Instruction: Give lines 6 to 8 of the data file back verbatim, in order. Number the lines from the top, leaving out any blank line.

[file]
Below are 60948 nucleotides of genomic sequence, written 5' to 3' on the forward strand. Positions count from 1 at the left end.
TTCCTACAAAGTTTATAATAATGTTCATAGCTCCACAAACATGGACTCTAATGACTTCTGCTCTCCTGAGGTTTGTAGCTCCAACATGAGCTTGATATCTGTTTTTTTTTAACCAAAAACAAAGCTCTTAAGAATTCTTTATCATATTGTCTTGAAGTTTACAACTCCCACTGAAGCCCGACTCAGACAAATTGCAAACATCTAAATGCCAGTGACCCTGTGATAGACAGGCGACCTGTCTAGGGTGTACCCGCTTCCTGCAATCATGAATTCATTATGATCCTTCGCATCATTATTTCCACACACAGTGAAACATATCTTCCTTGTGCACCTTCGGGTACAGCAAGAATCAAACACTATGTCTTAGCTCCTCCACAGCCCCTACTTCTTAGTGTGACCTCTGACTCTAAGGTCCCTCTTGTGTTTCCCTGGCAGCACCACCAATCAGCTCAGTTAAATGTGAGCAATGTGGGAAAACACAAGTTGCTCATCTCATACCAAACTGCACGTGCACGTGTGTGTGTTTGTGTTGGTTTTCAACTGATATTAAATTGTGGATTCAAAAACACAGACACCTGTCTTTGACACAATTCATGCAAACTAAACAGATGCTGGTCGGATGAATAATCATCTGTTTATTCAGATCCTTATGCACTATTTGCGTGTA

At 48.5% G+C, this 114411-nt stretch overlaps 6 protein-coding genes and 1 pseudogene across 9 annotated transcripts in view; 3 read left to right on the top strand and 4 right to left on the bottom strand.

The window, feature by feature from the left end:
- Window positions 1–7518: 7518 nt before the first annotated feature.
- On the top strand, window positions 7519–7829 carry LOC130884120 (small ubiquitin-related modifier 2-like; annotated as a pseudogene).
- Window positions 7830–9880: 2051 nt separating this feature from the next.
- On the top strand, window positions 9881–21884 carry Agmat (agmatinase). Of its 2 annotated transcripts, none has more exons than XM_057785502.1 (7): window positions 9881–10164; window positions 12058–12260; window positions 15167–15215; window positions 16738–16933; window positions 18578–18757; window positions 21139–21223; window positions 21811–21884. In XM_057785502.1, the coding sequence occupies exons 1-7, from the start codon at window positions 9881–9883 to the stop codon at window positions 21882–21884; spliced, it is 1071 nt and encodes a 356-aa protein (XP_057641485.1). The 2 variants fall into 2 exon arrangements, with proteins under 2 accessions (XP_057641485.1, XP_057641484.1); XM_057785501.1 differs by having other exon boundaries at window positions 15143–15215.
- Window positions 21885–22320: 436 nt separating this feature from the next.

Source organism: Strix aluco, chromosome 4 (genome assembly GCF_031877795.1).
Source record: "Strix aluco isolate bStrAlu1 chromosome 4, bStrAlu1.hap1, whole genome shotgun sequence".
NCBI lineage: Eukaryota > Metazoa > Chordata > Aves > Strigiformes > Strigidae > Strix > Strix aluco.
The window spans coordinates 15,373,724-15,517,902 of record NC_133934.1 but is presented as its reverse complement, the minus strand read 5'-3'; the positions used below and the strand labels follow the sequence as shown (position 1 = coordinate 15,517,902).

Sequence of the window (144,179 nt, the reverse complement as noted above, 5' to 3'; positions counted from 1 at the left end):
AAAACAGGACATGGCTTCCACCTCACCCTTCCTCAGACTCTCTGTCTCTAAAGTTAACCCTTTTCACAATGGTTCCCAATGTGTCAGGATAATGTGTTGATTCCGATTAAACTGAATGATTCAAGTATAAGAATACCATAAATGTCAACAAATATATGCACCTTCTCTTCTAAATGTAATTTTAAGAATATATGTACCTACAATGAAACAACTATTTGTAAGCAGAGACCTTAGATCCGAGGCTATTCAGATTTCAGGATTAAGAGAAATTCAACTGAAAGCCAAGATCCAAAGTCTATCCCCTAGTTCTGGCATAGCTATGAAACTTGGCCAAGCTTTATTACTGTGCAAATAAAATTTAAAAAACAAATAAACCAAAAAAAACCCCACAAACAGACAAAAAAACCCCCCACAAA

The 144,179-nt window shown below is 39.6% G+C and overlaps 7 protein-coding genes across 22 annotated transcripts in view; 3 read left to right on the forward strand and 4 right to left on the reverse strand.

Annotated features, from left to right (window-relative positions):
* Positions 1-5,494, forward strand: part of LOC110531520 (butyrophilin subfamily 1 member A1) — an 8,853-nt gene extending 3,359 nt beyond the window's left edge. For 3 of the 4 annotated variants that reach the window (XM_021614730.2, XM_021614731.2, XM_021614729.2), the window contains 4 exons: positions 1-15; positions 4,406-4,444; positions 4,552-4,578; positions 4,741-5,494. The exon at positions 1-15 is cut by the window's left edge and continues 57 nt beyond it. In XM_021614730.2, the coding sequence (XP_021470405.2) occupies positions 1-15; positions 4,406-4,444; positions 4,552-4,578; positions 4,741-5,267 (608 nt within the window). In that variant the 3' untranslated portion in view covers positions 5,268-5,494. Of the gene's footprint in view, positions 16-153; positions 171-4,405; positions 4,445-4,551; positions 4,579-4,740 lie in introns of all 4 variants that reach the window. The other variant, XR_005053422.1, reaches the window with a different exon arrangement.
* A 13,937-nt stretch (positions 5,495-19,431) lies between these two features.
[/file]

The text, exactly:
- On the top strand, window positions 7519–7829 carry LOC130884120 (small ubiquitin-related modifier 2-like; annotated as a pseudogene).
- Window positions 7830–9880: 2051 nt separating this feature from the next.
- On the top strand, window positions 9881–21884 carry Agmat (agmatinase). Of its 2 annotated transcripts, none has more exons than XM_057785502.1 (7): window positions 9881–10164; window positions 12058–12260; window positions 15167–15215; window positions 16738–16933; window positions 18578–18757; window positions 21139–21223; window positions 21811–21884. In XM_057785502.1, the coding sequence occupies exons 1-7, from the start codon at window positions 9881–9883 to the stop codon at window positions 21882–21884; spliced, it is 1071 nt and encodes a 356-aa protein (XP_057641485.1). The 2 variants fall into 2 exon arrangements, with proteins under 2 accessions (XP_057641485.1, XP_057641484.1); XM_057785501.1 differs by having other exon boundaries at window positions 15143–15215.